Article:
Working out without a defined plan or goal is a little like running a race without knowing where the finish line is. You could be putting in lots of effort, enough effort to actually win the race, but if you’re not heading in the right direction you’ll never see the true benefit of your effort.
This is why a specific goal is the most important step to take before you start a workout program.
A lesson can be learned from high performance athletes here. They do very specific workouts in order to maximize their performance in a very specific event. Sprinters do everything they can to sprint faster. High jumpers just want to jump higher, speed skaters want to be faster speed skaters. Powerlifters focus all their energy on getting better at 3 specific lifts (bench press, squat, deadlift). Olympic style weight lifters focus on the two olympic lifts (clean & jerk, and the snatch).
All of these examples are performance based, they have nothing to do with building a specific ‘look’ of their body. Bodybuilders, figure and fitness models all train for a specific look, shape, and leanness to their body.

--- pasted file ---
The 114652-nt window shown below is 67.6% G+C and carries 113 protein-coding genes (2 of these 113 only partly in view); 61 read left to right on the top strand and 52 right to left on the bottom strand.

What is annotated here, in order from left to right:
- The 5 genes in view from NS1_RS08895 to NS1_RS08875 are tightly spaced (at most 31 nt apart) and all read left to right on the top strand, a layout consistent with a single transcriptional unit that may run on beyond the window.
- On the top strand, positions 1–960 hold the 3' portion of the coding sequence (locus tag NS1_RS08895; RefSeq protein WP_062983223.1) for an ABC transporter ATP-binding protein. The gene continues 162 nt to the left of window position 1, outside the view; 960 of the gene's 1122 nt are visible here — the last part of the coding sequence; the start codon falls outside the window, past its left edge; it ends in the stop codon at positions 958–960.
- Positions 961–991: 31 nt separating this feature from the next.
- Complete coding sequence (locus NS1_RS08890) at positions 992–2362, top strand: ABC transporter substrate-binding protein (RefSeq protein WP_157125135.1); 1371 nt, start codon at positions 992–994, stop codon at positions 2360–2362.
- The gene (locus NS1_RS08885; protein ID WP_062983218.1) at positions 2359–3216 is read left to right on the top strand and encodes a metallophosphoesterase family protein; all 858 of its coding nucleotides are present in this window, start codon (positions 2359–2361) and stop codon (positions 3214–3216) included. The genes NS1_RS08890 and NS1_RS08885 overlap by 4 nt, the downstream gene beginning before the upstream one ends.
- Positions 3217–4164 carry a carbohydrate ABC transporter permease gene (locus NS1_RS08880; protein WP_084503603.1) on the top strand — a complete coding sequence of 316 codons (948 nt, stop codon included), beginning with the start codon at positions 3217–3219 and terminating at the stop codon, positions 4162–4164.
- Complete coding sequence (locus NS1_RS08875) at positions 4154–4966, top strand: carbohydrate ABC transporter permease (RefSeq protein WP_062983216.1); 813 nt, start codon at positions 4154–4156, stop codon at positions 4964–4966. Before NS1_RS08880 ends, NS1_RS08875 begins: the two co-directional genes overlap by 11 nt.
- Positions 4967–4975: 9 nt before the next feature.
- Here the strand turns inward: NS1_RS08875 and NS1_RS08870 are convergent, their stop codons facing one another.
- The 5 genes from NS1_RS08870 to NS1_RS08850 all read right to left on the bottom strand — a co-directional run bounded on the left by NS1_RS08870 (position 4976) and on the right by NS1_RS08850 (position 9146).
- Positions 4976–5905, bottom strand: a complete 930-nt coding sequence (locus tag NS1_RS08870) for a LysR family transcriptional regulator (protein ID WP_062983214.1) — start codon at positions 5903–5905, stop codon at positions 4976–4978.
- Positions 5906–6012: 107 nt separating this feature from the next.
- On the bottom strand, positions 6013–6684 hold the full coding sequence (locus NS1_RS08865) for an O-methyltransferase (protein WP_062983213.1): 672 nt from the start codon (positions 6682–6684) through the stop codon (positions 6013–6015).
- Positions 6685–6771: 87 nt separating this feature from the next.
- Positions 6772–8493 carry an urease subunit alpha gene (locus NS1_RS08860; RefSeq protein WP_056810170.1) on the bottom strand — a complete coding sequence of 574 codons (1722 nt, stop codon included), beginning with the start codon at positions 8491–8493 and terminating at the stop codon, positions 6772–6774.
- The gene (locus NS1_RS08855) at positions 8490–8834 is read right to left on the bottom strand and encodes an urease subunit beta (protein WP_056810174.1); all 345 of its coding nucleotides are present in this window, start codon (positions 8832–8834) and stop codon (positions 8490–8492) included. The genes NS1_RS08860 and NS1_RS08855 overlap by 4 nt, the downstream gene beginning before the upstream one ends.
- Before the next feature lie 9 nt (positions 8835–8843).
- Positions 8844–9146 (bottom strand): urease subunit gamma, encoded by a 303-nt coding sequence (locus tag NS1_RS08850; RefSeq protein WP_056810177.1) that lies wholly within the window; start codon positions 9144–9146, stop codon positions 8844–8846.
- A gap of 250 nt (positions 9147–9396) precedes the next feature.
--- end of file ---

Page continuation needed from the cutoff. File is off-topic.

The difference between training for a look vs a performance outcome is the specific workout routine you follow, how far you take it and what you want your body to look like at the end of the day. If you expect to be a world class speed skater or swimmer you’re body will take on the distinct look of these styles of athletes (based on the training that is required to get there). Same thing goes for every other performance based training goal.
If you want to look like a figure or fitness model then your training should be aimed at building that specific look.
Cross training and borrowing workouts from all different styles is fine for overall fitness/health. But if you have a specific body shape/look goal in mind the more specific you are with your workouts the faster you will get to your goal.
Being clear about your goal at the beginning is the first and most critical step to achieving that goal.